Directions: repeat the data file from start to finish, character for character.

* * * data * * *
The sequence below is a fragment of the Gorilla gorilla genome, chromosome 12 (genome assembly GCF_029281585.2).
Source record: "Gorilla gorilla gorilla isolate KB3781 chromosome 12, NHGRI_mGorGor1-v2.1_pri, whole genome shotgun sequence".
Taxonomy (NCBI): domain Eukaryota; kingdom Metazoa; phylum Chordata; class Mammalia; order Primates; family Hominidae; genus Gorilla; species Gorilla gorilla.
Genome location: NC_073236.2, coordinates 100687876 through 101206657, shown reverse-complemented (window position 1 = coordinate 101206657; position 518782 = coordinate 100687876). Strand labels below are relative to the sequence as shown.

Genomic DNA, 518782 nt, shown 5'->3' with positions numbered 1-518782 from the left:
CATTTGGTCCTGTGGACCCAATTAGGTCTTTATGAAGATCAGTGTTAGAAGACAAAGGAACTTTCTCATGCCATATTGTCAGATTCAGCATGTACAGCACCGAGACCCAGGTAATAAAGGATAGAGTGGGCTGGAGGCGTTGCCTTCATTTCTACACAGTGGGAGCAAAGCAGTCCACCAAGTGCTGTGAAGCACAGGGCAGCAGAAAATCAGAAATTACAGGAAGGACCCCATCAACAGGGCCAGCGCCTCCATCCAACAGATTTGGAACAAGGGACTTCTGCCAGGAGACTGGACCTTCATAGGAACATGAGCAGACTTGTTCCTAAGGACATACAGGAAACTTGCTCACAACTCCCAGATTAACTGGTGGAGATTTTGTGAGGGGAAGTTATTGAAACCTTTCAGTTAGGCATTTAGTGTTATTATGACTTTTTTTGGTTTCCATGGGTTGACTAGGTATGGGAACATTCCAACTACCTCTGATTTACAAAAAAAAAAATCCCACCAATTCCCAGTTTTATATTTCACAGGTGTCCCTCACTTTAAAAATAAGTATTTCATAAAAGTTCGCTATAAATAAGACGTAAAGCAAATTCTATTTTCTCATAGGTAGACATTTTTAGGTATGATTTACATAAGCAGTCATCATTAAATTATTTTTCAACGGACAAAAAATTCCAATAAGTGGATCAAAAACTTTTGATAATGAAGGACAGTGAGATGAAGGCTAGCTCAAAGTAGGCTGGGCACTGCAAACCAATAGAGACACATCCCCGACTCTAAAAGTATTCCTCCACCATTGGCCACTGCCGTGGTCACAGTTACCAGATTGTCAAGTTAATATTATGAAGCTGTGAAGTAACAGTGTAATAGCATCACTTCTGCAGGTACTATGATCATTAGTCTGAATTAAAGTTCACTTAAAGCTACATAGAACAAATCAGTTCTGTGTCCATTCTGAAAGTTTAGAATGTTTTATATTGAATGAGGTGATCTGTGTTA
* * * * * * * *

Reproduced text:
The sequence below is a fragment of the Gorilla gorilla genome, chromosome 12 (genome assembly GCF_029281585.2).
Source record: "Gorilla gorilla gorilla isolate KB3781 chromosome 12, NHGRI_mGorGor1-v2.1_pri, whole genome shotgun sequence".
Taxonomy (NCBI): domain Eukaryota; kingdom Metazoa; phylum Chordata; class Mammalia; order Primates; family Hominidae; genus Gorilla; species Gorilla gorilla.
Genome location: NC_073236.2, coordinates 100687876 through 101206657, shown reverse-complemented (window position 1 = coordinate 101206657; position 518782 = coordinate 100687876). Strand labels below are relative to the sequence as shown.

Genomic DNA, 518782 nt, shown 5'->3' with positions numbered 1-518782 from the left:
CATTTGGTCCTGTGGACCCAATTAGGTCTTTATGAAGATCAGTGTTAGAAGACAAAGGAACTTTCTCATGCCATATTGTCAGATTCAGCATGTACAGCACCGAGACCCAGGTAATAAAGGATAGAGTGGGCTGGAGGCGTTGCCTTCATTTCTACACAGTGGGAGCAAAGCAGTCCACCAAGTGCTGTGAAGCACAGGGCAGCAGAAAATCAGAAATTACAGGAAGGACCCCATCAACAGGGCCAGCGCCTCCATCCAACAGATTTGGAACAAGGGACTTCTGCCAGGAGACTGGACCTTCATAGGAACATGAGCAGACTTGTTCCTAAGGACATACAGGAAACTTGCTCACAACTCCCAGATTAACTGGTGGAGATTTTGTGAGGGGAAGTTATTGAAACCTTTCAGTTAGGCATTTAGTGTTATTATGACTTTTTTTGGTTTCCATGGGTTGACTAGGTATGGGAACATTCCAACTACCTCTGATTTACAAAAAAAAAAATCCCACCAATTCCCAGTTTTATATTTCACAGGTGTCCCTCACTTTAAAAATAAGTATTTCATAAAAGTTCGCTATAAATAAGACGTAAAGCAAATTCTATTTTCTCATAGGTAGACATTTTTAGGTATGATTTACATAAGCAGTCATCATTAAATTATTTTTCAACGGACAAAAAATTCCAATAAGTGGATCAAAAACTTTTGATAATGAAGGACAGTGAGATGAAGGCTAGCTCAAAGTAGGCTGGGCACTGCAAACCAATAGAGACACATCCCCGACTCTAAAAGTATTCCTCCACCATTGGCCACTGCCGTGGTCACAGTTACCAGATTGTCAAGTTAATATTATGAAGCTGTGAAGTAACAGTGTAATAGCATCACTTCTGCAGGTACTATGATCATTAGTCTGAATTAAAGTTCACTTAAAGCTACATAGAACAAATCAGTTCTGTGTCCATTCTGAAAGTTTAGAATGTTTTATATTGAATGAGGTGATCTGTGTTA